Maryam Kashkoolinia 2012 Animatie 7 min.

Working with earth animation techniques, Iranian animator Maryam Kashkoolinia’s short captures all the claustrophobic foreboding of a journey through the Gaza tunnels.

The Turtle’s Rage
Pary El-Qalqili 2012 | Documentary | 70 min
When director Pary El-Qalqili was 12 years old, her Palestinian father left his German wife and children in Berlin and returned to Palestine. Years later, he turned up on their doorstep, and now lives in the basement of their small row house, lonely, withdrawn “in his turtle’s shell,” and filled with rage.
In this tender and sorrowful film, the filmmaker strives to understand her estranged father, even embarking with him on a road trip to meet family members spread all over the Middle East.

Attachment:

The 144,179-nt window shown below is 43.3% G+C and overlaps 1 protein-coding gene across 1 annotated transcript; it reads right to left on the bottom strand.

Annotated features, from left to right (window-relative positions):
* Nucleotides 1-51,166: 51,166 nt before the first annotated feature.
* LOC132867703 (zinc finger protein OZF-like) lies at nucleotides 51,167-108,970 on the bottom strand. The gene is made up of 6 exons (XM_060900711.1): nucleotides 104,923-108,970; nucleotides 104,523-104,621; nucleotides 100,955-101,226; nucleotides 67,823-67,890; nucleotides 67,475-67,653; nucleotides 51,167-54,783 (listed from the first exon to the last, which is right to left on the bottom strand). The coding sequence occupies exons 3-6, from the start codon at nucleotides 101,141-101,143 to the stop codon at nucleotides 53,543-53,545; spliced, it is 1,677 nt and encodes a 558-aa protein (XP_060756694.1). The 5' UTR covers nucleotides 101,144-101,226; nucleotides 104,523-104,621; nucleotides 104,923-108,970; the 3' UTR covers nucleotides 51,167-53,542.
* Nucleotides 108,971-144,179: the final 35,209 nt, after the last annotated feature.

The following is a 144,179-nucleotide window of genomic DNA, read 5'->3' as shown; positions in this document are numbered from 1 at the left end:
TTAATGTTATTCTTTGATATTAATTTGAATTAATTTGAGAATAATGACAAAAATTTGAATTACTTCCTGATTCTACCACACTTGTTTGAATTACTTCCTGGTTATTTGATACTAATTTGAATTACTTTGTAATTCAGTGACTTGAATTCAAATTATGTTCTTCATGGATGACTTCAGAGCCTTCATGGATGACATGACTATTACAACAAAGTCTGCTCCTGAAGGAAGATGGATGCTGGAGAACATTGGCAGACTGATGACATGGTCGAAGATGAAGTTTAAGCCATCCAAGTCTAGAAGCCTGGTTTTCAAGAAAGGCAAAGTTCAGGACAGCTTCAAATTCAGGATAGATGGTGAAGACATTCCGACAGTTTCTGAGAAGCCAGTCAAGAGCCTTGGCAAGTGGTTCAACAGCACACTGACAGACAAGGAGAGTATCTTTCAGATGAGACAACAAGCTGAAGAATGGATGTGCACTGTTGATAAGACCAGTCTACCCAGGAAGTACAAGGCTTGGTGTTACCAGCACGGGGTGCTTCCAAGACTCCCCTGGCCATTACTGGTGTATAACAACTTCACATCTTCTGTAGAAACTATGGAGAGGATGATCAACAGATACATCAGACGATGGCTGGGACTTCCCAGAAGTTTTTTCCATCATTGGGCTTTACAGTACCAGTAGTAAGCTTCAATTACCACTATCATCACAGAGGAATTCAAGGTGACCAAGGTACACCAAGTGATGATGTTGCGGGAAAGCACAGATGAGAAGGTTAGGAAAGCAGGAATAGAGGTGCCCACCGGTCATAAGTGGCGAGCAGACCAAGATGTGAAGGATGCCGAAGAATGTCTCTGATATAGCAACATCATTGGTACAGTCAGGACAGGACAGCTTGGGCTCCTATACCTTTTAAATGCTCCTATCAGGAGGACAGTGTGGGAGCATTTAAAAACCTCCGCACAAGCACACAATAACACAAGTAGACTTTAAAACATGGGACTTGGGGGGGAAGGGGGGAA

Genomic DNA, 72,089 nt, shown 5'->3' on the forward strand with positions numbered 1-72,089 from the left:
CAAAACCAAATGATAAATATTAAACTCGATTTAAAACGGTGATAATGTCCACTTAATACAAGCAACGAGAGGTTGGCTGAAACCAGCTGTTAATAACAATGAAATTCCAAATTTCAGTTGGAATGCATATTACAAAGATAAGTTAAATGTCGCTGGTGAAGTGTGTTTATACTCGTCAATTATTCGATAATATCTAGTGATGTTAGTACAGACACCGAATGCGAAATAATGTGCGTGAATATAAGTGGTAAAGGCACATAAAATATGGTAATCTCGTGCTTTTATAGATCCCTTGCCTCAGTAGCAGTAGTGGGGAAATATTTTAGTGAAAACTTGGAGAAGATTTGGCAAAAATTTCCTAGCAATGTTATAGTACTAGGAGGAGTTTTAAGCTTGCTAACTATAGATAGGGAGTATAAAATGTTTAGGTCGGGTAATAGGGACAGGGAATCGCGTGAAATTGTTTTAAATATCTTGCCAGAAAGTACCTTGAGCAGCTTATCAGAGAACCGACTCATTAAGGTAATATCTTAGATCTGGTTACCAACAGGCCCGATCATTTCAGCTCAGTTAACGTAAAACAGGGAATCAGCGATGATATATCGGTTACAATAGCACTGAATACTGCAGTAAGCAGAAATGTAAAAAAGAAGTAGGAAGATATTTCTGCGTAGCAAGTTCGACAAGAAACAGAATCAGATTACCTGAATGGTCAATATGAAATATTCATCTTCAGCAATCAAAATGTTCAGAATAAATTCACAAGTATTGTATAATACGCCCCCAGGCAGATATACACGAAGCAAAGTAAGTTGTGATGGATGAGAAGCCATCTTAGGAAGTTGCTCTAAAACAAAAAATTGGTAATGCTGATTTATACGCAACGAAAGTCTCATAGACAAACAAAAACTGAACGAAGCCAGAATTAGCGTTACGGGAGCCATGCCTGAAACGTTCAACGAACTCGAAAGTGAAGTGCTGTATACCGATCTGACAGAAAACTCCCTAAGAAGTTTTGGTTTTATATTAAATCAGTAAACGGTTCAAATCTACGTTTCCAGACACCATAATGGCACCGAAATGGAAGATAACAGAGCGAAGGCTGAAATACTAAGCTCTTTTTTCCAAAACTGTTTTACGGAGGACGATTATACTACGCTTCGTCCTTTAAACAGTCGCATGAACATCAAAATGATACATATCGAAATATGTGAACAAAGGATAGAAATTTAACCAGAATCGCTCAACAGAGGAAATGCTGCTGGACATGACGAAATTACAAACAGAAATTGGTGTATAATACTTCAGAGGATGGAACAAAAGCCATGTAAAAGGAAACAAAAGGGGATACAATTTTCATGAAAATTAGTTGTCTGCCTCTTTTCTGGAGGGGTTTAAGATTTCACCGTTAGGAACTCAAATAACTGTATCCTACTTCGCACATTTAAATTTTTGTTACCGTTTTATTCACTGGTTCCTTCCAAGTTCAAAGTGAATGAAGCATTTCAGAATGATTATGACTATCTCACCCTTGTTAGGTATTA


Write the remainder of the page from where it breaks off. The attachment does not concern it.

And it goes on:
The Turtle’s Rage tells the story of a mysterious man whose life has been molded by flight, expulsion, and exile.
Twenty five kilometres
officiële titel: 25 kilometres

Nahed Awwad 2004 docu 3 min.

25 Kilometers is a journey through the checkpoints and rocky roads of the West Bank. Starting in Ramallah, where the filmmaker lives and works, this short film documents her attempt to reach her family’s home in Beit Sahour (near Bethlehem). Inside the West Bank, Palestinians spend considerable time either being forced to avoid checkpoints or to wait in line. Over time these checkpoints have became a part of the daily routine of thousands. This routine in itself gives rise to some unexpected practices some people try to joke about the checkpoints, others feel powerless and even convince themselves that this is part of a “normal” life. Having had the privilege to leave Palestine from time to time, the filmmaker came to believe that one of the worst things that could happen to her is getting used to checkpoints, for this would signal giving up hope for a normal life and a future.

Twenty five thousand tents or more
officiële titel: 25 thousand tents or more

Samer SalamehAlaa Alsaadi 2009 docu 34 min.